VATICAN CITY (Reuters) - Pope Francis said in an interview published on Friday he believes his pontificate will be short and that he would be ready to resign like his predecessor rather than ruling for life.
In the long interview with Mexican broadcaster Televisa, released on the second anniversary of his surprise election, Francis also said he “did not mind” being pope but would like to be able to go out in Rome unrecognized for a pizza.
“I have the feeling that my pontificate will be brief - four or five years, even two or three. Two have already passed. It’s a somewhat strange sensation,” he said, according to a Vatican translation from Spanish.
“I feel that the Lord has placed me here for a short time,” the Argentine-born pontiff said.
Francis, apparently in good health at 78, said “I share the idea of what Benedict did.” In 2013, former Pope Benedict became the first head of the Roman Catholic Church in 600 years to resign instead of ruling until he died.
“In general, I think what Benedict so courageously did was to open the door to the popes emeritus. Benedict should not be considered an exception, but an institution,” Francis said.
However, he said he did not like the idea of an automatic retirement age for popes, such as at age 80.
In the 17-page interview, Francis also said the fact he is the first pope from Latin America compelled him to speak out on behalf of migrants and the poor because his ancestors had to move from Italy to Argentina to find work.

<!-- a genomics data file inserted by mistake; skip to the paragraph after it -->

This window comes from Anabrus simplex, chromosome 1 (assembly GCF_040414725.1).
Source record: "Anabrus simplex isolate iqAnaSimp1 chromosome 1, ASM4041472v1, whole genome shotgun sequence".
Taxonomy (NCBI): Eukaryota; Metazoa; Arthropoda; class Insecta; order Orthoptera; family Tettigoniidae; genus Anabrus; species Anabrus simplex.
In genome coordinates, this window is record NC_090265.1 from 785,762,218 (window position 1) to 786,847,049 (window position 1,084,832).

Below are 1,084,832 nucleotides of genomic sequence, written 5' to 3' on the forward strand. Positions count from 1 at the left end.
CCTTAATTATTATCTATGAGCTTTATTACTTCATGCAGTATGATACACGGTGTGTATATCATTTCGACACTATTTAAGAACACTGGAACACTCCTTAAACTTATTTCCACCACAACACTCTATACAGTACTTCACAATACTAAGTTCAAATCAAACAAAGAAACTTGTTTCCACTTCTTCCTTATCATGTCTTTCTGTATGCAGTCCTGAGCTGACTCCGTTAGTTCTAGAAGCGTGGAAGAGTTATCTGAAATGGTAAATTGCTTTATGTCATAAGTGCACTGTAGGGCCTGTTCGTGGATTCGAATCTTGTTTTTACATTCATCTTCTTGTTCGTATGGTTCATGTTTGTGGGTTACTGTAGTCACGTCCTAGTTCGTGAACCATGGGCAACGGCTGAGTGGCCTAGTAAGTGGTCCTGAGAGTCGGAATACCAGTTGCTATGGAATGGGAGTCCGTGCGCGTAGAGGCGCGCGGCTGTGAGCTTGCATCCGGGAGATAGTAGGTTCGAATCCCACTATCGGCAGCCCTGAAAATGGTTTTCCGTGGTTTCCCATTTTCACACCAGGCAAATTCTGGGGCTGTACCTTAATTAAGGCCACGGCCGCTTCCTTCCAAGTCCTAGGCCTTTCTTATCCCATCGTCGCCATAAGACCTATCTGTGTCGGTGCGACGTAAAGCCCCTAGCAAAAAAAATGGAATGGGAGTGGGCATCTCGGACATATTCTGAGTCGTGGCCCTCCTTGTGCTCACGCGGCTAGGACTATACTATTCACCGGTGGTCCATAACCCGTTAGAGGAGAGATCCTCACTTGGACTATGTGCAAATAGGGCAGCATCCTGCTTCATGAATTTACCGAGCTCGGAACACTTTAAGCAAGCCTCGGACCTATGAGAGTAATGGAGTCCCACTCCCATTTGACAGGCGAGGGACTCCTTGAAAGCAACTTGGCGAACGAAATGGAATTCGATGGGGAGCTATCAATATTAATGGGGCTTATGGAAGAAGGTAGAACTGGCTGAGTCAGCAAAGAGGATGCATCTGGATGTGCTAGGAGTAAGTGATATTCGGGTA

“People are being discarded and forced to seek employment elsewhere,” said Francis, whose first trip after his election was to the Italian island of Lampedusa to pay tribute to thousands of migrants who have died trying to reach Europe.
Francis, who in the past has called for more regulation of markets, denounced “the injustice of wealth,” saying it was a mortal sin to give someone an unjust salary or for the rich to take advantage of the poor.
On the lighter side, Francis said “I do not mind,” when asked if he liked being pope.
“The only thing I would like is to go out one day, without being recognized, and go to a pizzeria for a pizza,” he said, adding that he missed his days as a bishop in Buenos Aires, when he could move about the city freely.
“In Buenos Aires, I was a rover,” he said.
Reporting by Philip Pullella; Editing by Tom Heneghan